• It’s very fun to try and plan out how you’re going to lose a trick to get a bonus effect. It can sometimes be pretty hard to do! Especially if you want to try and lose with a 9. I think it’s also just a generally good technique to develop, to be able to look at a trick and figure out how you want to go about trying to lose, for future references.


  • Be careful how you pitch the game; while it has some trick-taking elements, I think it’s got more area control and action selection elements to it. A lot of folks really emphasized the trick-taking game to me, which is fine and all, but honestly, if you’re ignoring the “Banner” part of “Banner Festival”, you’re going to be in a bad way. I tend to think of it as “action selection via trick-taking”, but at a certain point the granularity of classification becomes more pedantic than useful. I just would mention to players that while this has some elements of trick-taking, really thinking critically about action selection and area control might lead to better overall outcomes.
  • It’s always a bit odd when games with multiple rounds don’t have a way to track them. It’s a three-round game but there doesn’t appear to be any sort of round tracking, which struck me as odd. It’s probably fine to just roughly gauge how many Banners are out and around, but I would have expected an explicit round track of some sort and there just doesn’t seem to be one.


  • Given the trick-takingish nature of the game, constantly winning tricks doesn’t get you much if you’re not planning well, which can be frustrating for players. I noticed this a lot with players who were often stuck winning a trick (even against their best efforts). The position of the Gate affects how far your character moves, and them moving just a little bit forward every time they win a trick (and getting, effectively, nothing else) can be very frustrating for players who aren’t having as much success inserting themselves into the right spot in the trick.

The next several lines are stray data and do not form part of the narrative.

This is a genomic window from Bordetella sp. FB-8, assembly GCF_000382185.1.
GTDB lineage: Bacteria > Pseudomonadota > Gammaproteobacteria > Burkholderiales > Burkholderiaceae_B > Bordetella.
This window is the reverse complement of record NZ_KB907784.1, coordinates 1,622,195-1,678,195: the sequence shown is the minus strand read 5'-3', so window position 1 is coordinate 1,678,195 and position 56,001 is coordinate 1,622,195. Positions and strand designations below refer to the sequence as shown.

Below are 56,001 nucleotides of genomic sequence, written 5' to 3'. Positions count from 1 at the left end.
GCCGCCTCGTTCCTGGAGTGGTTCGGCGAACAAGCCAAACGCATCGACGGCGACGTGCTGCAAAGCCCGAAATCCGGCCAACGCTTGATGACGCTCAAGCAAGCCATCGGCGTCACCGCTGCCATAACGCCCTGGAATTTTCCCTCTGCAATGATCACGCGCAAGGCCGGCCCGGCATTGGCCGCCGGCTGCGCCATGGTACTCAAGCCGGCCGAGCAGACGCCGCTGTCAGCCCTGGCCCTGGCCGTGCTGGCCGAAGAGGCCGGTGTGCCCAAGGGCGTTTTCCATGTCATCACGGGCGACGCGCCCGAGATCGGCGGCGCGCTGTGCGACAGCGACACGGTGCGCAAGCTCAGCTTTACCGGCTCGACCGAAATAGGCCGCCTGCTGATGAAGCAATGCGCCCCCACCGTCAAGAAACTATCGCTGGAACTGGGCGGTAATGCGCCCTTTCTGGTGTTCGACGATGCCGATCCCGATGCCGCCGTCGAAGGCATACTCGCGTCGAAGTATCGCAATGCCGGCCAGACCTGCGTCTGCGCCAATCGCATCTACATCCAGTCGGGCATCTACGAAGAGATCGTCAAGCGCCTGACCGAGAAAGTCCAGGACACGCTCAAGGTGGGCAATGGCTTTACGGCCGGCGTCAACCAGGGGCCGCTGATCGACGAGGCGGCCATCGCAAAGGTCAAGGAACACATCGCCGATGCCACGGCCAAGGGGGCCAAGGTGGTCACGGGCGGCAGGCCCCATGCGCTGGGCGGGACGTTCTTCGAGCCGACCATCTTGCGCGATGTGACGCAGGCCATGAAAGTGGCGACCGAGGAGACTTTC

• Very minor gripe, but I wish they’d just have used “hand” and “trick” rather than “round” and “bout” to refer to hands and tricks. I wonder if they did that to deemphasize the trick-taking element? Or did they just do that to be fun? Hard to say. I just find games that use in-universe terms for things that have out-of-universe gaming terms a bit frustrating, because then I have to teach them to other players who aren’t as familiar with either.

Overall: 8 / 10

Overall, I think Tidal Blades: Banner Festival is a lot of fun! I mean, if nothing else, it’s certainly one of the best-looking games I’ve played in the last year, and that’s saying something. I’m also a sucker for trick-taking games, and at the core of Tidal Blades is something that mostly resembles trick-taking. In it, players jockey for the highest, lowest, and middle-est cards each trick for various effects, which I think is a great way to keep players strategizing and engaged. Different people want different things, and different suits are useful at different times, so there’s a lot of chaotic play and tactical strategizing around when you want to go after Banners or advancing your Character or playing special card powers to benefit yourself. It’s very interesting! I’m not sure I’d necessarily play the same way twice. That said, the Banner aspect of the Banner Festival seems pretty critical, so I’d be in the wrong if I called this purely trick-taking; a lot of the game is area control and vying for points by controlling either half of the board over the course of a round. There are other ways to score points (mostly, again, advancing your Character and collecting fruit), but that can be a big one if you get it all to yourself. I find that the importance of it wasn’t emphasized to me as much when I was learning, so I got a slightly wrong impression of the game. No matter; still fun. I do wish there were some way to track what round we were on; not sure why that didn’t make it into the game. Not that big of a deal, though. I think there’s a lot going on in Tidal Blades: Banner Festival, but I liked everything I got to experience! If you’re looking for a game with an interesting take on trick-taking, you want to play something that looks great and plays well, or you just are a fan of the Tidal Blades franchise, I’d recommend checking Tidal Blades: Banner Festival out!

If you enjoyed this review and would like to support What’s Eric Playing? in the future, please check out my Patreon. Thanks for reading!